Criminals and scammers have become all too common in crypto. Over the past few years, we have seen numerous methods of attack, with varying degrees of success. One new scam making the rounds is rather threatening in nature, even though not much effort has been put into it.
Threatening Cryptocurrency users Won’t Work
According to information shared on Reddit, scammers are getting more desperate when it comes to obtaining cryptocurrencies. More specifically, this latest scam indicates people are just sending out random emails with some harsh language in the hopes of getting recipients to send them a vast amount of Bitcoin in return. From a neutral point of view, it’s obvious that very little effort has been put into these emails.
The message itself leaves much to be desired. The sender identifies himself as a “member of a group of web criminals from Iraq”. While one has to give him kudos for the somewhat unique angle, it quickly becomes evident that messages like these are nothing more than spam. He states that the recipient’s email address was selected because it “will be checked”. That’s not exactly inspiring, to say the least.
Later in the email, the sender claims to have recorded the victim’s screen and to have evidence of the victim “self-abusing”. Supposedly, the hacker also managed to infiltrate the victim’s work network to turn it into a dedicated server for keylogging purposes, among other things. It doesn’t make any sense, but that is not even the best part.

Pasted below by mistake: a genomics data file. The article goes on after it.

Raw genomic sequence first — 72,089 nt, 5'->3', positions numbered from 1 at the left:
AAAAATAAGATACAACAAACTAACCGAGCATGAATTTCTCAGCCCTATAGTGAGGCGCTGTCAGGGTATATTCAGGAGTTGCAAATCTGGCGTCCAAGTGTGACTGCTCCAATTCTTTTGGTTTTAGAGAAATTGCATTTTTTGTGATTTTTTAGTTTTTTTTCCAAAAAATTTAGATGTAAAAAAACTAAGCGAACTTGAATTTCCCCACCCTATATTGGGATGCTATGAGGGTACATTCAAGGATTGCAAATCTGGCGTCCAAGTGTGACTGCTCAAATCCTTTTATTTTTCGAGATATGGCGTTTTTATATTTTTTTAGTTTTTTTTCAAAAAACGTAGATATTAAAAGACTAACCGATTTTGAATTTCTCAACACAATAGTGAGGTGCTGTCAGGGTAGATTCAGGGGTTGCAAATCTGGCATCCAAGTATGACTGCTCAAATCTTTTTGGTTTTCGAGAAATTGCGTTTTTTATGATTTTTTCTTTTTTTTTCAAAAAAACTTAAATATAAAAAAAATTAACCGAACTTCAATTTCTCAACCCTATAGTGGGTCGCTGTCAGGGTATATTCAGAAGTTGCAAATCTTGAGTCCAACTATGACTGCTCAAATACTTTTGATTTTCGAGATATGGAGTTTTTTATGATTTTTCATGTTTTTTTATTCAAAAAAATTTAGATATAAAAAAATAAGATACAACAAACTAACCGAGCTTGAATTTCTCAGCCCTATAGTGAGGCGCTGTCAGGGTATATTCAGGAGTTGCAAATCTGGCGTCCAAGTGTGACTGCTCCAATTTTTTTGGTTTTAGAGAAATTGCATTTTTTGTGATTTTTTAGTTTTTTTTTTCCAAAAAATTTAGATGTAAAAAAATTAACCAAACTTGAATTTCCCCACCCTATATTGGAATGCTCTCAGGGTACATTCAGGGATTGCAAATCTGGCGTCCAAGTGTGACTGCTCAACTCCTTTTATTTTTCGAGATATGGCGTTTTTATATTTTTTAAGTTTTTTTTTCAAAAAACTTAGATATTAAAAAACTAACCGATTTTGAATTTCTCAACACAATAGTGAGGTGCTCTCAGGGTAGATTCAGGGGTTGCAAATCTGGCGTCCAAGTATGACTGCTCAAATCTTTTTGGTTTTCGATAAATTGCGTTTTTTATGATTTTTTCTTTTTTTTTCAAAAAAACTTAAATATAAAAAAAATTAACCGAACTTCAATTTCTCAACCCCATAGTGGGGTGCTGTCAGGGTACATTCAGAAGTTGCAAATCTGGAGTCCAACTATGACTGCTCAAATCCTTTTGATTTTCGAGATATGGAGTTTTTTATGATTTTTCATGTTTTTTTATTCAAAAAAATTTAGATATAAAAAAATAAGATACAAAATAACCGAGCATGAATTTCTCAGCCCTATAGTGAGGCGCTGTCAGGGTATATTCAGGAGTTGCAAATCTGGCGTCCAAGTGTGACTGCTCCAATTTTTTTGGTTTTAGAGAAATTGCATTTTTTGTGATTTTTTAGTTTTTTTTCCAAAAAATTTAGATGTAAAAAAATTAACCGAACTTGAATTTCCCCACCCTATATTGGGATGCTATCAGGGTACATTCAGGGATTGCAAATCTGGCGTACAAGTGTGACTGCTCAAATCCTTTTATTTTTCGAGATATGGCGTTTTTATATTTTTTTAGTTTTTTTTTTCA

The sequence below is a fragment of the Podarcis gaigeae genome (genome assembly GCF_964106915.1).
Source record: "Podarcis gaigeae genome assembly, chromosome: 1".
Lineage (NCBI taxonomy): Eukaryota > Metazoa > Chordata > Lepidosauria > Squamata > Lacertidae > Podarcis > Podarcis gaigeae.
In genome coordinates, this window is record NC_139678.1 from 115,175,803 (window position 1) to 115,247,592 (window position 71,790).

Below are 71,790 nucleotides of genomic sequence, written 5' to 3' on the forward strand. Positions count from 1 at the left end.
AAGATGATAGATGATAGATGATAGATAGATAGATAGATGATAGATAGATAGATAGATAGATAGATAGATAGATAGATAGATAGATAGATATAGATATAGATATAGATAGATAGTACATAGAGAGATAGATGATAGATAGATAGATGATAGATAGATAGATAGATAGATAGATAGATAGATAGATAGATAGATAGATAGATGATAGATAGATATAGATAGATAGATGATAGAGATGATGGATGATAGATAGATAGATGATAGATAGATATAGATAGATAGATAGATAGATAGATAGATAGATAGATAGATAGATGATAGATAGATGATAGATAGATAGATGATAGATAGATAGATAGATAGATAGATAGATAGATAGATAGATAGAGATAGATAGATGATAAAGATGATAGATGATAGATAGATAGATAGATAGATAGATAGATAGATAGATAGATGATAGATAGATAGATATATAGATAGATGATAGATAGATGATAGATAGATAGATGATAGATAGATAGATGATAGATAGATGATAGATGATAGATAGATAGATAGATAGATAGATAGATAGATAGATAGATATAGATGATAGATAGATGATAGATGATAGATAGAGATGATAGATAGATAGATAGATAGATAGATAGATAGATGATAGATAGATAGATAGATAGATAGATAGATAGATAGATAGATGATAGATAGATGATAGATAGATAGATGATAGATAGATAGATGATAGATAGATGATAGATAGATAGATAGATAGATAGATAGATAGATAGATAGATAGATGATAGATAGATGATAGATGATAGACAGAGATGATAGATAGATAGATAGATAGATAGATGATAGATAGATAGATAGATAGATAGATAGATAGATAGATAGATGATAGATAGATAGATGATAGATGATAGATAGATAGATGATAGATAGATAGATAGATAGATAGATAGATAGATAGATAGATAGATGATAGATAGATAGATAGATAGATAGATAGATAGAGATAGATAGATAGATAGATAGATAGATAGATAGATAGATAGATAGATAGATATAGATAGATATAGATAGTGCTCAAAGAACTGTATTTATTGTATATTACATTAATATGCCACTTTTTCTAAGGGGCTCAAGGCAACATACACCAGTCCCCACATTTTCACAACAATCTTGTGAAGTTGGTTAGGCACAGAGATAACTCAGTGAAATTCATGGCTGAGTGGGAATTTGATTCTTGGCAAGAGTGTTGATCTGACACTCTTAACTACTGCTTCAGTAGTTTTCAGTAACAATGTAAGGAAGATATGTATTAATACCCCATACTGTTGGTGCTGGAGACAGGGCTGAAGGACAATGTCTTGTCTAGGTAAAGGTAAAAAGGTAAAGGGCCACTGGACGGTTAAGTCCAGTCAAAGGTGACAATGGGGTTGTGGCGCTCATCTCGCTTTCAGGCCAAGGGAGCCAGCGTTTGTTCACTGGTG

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The scammer goes on to ask the victim to pay a sum of $460 in Bitcoin. An address to which to send this money is also contained in the email, even though it is possible different addresses are used in different emails. No effort has been made to mask this address or even use a Tor-based page allowing would-be victims to make payments. It’s a rather unprofessional approach, to be honest.
What is even more surprising is that the email clearly tells users where they should buy Bitcoin. Unsurprisingly, the self-professed criminal has seemingly taken a liking to the Coinbase exchange. This should not tarnish the company’s reputation by any means, though. Should the recipient be unable to buy crypto from Coinbase, he or she is invited to look up a Bitcoin ATM using CoinATMRadar.
This is by far the lowest-effort scam attempt in the history of cryptocurrency. There is nothing even remotely worrying about emails like these, even though it is possible some novice users may be scared and pay the money regardless. If this is the new way to scam cryptocurrency users, the future looks a lot brighter. Low-effort attempts will become less of an annoyance at this rate.
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